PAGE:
The ecosystems of the world are currently facing a variety of anthropogenic perturbations, such as climate change, fragmentation and destruction of habitat, overexploitation of natural resources and invasions of alien species. How the ecosystems will be affected is not only dependent on the direct effects of the perturbations on individual species but also on the trophic structure and interaction patterns of the ecological community. Of particular current concern is the response of ecological communities to climate change. Increased global temperature is expected to cause an increased intensity and frequency of weather extremes. A more unpredictable and more variable environment will have important consequences not only for individual species but also for the dynamics of the entire community. If we are to fully understand the joint effects of a changing climate and habitat fragmentation, there is also a need to understand the spatial aspects of community dynamics.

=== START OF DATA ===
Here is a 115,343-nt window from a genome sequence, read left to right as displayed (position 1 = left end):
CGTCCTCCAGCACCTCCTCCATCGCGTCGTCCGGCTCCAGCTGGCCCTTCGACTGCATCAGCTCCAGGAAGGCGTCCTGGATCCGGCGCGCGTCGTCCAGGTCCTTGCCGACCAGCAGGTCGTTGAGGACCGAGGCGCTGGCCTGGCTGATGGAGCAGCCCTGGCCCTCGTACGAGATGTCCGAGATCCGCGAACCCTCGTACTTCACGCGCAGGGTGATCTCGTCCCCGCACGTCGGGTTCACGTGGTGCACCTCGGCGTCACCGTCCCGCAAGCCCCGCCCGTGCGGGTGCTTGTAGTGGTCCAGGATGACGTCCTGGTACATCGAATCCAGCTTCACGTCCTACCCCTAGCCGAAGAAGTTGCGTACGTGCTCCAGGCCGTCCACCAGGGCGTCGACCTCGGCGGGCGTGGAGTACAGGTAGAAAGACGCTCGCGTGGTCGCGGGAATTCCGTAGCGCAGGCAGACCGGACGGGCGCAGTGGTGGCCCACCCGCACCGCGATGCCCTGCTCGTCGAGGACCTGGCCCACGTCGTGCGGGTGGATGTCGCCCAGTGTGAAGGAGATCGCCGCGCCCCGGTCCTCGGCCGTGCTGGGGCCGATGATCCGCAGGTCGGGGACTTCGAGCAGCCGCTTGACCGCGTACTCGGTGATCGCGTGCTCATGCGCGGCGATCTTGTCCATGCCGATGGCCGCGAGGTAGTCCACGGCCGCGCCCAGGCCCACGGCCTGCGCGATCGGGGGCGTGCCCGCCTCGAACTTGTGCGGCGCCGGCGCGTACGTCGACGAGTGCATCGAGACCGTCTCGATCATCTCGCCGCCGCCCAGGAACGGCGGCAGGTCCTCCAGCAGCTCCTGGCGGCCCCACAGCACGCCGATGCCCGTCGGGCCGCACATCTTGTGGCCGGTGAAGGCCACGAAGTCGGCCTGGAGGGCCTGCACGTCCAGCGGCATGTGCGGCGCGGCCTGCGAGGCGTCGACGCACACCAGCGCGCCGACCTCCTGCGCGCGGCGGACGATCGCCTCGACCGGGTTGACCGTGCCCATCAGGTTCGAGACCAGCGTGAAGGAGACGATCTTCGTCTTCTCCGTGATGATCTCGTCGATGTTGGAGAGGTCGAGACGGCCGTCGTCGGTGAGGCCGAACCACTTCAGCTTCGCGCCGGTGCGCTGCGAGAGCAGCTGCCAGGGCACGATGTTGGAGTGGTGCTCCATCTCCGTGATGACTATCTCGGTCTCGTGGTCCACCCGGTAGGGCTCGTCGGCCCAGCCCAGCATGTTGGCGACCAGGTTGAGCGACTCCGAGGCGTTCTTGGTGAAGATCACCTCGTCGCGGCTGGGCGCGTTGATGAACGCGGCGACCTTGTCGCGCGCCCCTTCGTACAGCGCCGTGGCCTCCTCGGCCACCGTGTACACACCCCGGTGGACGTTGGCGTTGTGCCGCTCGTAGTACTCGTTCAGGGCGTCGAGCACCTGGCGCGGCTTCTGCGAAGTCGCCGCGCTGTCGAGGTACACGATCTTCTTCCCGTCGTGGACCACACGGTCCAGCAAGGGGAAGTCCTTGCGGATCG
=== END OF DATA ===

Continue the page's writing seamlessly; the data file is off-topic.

During my PhD I have used theoretical models of ecological communities to investigate how they respond to different kind of perturbations caused by anthropogenic activities. In the first part of my thesis I have focused on the importance of the processes at the scale of the local community, especially how biodiversity and interaction patterns among species affect the stability and persistence of communities when exposed to a highly variable environment. In the second part of my thesis I expanded the model into a metacommunity exploring how spatial processes such as the spatial correlation (synchrony) of the environmental variation, dispersal patterns of species and habitat loss affects the stability and the risks of global species extinctions.
Linda Kaneryd, PhD
IFM, Theorethical Biology
SE-581 83 Linköping
phone: +46 (0)73 3810385
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Last updated: 04/19/12